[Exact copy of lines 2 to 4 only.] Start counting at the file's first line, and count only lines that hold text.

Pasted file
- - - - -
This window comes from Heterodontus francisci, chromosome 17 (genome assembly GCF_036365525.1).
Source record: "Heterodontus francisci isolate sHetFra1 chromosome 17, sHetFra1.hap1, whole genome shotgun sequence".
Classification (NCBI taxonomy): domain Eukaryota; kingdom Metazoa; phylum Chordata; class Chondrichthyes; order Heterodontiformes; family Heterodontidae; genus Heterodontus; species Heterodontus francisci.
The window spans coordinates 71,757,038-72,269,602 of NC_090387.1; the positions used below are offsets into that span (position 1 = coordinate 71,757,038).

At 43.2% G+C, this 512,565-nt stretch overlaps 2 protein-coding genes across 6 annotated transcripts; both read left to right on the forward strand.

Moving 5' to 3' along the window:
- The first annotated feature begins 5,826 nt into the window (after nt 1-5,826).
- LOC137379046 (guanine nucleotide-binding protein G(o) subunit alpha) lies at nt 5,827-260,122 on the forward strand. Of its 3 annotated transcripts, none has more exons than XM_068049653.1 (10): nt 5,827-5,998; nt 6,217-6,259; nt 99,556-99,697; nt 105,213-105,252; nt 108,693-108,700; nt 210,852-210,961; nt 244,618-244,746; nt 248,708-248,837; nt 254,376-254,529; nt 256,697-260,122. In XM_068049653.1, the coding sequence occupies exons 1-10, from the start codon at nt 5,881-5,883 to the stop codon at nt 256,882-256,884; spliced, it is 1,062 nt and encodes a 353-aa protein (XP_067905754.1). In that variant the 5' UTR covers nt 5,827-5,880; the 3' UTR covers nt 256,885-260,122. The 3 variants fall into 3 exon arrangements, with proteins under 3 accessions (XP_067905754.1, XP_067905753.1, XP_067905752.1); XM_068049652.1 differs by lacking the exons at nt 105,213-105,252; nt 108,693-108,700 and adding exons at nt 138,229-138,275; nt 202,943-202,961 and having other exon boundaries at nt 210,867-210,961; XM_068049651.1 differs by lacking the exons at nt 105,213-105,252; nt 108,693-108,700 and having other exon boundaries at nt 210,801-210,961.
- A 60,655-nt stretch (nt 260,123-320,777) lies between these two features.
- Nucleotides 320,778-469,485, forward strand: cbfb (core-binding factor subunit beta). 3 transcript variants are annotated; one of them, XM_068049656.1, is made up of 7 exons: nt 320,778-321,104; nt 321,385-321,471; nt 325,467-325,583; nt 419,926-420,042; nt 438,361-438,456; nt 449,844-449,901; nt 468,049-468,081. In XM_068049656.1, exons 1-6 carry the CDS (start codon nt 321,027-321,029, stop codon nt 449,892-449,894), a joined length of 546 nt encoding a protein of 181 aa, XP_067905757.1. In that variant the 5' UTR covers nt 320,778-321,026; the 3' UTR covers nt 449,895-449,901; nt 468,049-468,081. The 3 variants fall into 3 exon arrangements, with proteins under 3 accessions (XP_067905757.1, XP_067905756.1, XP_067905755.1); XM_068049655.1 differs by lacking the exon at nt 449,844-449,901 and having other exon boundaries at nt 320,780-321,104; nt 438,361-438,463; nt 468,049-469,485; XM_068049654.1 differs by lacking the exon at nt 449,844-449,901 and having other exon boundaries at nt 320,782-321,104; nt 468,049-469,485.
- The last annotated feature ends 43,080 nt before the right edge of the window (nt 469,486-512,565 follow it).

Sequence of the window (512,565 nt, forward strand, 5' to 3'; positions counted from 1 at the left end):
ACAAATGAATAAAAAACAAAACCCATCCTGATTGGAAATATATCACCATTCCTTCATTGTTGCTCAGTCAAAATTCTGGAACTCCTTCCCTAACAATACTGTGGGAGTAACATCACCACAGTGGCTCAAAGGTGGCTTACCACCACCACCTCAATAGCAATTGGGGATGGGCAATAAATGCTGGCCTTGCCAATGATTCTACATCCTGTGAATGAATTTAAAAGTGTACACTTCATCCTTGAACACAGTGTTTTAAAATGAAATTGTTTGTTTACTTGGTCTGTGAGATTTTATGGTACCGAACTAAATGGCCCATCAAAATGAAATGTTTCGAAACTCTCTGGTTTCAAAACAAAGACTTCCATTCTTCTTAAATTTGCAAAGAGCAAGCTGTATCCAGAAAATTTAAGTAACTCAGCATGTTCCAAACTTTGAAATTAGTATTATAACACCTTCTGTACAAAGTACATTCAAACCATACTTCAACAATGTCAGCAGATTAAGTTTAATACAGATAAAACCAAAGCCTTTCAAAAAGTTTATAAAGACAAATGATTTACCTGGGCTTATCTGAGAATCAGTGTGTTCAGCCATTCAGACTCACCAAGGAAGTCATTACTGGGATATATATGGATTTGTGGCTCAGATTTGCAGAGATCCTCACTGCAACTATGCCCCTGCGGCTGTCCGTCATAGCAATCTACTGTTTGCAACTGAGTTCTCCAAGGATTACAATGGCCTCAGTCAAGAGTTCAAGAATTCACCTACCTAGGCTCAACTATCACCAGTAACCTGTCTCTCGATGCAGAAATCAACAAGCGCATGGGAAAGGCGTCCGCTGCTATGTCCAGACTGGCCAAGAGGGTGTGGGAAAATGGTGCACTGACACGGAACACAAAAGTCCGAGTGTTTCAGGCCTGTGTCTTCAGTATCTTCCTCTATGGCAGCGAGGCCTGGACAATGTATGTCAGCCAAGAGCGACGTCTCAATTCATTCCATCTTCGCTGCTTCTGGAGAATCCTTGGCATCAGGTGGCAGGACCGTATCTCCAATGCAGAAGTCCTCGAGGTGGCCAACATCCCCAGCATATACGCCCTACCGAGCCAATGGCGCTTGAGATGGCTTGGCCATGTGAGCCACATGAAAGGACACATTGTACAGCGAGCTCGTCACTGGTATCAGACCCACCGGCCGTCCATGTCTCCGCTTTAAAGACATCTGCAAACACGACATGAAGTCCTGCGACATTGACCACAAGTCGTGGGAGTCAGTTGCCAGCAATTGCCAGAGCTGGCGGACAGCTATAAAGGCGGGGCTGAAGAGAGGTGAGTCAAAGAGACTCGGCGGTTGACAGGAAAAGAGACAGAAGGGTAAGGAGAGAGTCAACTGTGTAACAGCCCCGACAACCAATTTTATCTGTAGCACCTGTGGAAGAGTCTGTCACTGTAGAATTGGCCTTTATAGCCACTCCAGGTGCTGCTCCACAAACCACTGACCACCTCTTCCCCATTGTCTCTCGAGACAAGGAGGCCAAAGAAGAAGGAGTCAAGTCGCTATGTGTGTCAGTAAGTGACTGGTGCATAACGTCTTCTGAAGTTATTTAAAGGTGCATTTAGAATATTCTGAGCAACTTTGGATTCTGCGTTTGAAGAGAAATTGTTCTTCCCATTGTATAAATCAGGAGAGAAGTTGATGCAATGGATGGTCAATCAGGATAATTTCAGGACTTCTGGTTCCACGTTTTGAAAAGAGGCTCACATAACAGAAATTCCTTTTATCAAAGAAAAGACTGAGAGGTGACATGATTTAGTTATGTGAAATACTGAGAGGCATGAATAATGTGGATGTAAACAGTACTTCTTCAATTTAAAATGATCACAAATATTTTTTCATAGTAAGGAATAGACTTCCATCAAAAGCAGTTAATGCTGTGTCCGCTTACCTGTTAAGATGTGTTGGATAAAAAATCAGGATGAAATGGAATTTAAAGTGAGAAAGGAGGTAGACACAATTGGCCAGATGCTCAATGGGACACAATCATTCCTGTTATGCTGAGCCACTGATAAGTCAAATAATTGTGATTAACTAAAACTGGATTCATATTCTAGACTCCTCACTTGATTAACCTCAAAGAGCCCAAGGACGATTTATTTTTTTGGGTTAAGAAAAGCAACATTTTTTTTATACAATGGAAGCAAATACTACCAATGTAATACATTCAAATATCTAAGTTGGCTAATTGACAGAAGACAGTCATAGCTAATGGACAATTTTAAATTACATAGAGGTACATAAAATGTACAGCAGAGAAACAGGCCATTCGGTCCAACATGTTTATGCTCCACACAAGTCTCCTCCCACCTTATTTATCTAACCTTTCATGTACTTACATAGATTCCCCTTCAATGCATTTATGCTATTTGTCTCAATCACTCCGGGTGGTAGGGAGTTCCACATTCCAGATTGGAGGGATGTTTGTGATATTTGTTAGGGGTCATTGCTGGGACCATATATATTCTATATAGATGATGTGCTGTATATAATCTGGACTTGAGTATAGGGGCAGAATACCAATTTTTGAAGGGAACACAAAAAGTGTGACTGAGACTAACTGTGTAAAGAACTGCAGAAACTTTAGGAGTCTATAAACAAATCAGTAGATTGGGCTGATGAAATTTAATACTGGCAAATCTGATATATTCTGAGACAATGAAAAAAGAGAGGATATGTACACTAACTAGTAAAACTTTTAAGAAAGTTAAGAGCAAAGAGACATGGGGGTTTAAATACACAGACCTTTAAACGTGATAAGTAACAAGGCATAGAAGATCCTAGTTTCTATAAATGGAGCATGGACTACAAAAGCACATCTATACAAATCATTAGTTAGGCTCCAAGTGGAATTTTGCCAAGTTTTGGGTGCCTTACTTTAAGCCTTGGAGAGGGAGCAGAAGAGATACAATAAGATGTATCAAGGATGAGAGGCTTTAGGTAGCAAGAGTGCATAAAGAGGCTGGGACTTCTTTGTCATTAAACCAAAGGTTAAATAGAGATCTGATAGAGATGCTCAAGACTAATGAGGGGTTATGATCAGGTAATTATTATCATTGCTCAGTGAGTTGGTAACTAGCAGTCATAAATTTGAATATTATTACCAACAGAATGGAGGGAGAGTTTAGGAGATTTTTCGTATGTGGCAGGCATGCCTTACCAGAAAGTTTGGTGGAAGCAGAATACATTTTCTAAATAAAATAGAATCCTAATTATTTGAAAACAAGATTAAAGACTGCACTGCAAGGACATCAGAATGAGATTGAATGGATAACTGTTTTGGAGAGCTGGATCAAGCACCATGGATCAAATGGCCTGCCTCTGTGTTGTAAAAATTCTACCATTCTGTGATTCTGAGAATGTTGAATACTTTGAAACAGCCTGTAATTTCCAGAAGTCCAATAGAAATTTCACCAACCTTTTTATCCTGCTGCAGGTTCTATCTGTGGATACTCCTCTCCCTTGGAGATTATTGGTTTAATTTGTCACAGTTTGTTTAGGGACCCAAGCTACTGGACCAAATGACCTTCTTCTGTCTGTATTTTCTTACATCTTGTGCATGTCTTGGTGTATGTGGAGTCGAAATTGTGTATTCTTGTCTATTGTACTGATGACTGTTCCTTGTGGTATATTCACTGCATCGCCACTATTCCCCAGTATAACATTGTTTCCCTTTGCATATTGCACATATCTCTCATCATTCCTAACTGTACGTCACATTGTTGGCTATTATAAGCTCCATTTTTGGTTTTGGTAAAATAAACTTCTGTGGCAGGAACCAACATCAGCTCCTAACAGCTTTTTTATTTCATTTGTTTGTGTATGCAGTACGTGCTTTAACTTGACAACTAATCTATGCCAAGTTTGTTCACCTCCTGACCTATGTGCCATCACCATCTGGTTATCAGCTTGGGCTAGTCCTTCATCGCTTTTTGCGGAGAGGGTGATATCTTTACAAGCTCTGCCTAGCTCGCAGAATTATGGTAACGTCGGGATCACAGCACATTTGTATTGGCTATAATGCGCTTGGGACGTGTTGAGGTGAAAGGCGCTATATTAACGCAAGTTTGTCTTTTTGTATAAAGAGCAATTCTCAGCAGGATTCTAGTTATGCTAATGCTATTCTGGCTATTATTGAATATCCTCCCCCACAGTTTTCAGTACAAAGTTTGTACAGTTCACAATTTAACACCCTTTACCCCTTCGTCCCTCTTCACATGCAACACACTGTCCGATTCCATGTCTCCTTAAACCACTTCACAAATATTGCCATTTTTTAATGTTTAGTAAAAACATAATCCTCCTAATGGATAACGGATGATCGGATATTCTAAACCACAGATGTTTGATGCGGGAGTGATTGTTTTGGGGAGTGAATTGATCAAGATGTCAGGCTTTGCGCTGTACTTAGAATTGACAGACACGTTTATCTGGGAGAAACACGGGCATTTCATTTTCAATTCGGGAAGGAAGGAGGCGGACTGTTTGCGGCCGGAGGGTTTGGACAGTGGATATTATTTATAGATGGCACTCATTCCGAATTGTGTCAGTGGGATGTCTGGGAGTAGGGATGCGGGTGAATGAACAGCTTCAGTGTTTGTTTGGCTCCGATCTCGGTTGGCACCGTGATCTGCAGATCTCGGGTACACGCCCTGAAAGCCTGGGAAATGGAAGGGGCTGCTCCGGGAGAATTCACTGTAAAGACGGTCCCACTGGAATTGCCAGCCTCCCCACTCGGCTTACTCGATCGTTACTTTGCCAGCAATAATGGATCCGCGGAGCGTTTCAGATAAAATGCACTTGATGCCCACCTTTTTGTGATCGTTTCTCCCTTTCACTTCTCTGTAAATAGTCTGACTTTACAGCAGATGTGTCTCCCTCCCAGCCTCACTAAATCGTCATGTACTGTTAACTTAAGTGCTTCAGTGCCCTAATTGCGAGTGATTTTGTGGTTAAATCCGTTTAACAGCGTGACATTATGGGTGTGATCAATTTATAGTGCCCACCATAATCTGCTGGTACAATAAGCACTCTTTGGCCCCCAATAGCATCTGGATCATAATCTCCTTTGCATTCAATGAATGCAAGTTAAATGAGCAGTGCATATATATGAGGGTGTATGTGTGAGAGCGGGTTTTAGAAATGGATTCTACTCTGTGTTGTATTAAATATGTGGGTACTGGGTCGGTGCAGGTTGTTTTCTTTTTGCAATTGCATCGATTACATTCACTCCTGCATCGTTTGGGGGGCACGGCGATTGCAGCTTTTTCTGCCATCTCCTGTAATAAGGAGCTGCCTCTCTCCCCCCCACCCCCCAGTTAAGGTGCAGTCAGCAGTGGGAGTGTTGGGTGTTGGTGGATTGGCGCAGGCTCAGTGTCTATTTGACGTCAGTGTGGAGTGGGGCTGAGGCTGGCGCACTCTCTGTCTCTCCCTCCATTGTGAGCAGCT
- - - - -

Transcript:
Source record: "Heterodontus francisci isolate sHetFra1 chromosome 17, sHetFra1.hap1, whole genome shotgun sequence".
Classification (NCBI taxonomy): domain Eukaryota; kingdom Metazoa; phylum Chordata; class Chondrichthyes; order Heterodontiformes; family Heterodontidae; genus Heterodontus; species Heterodontus francisci.
The window spans coordinates 71,757,038-72,269,602 of NC_090387.1; the positions used below are offsets into that span (position 1 = coordinate 71,757,038).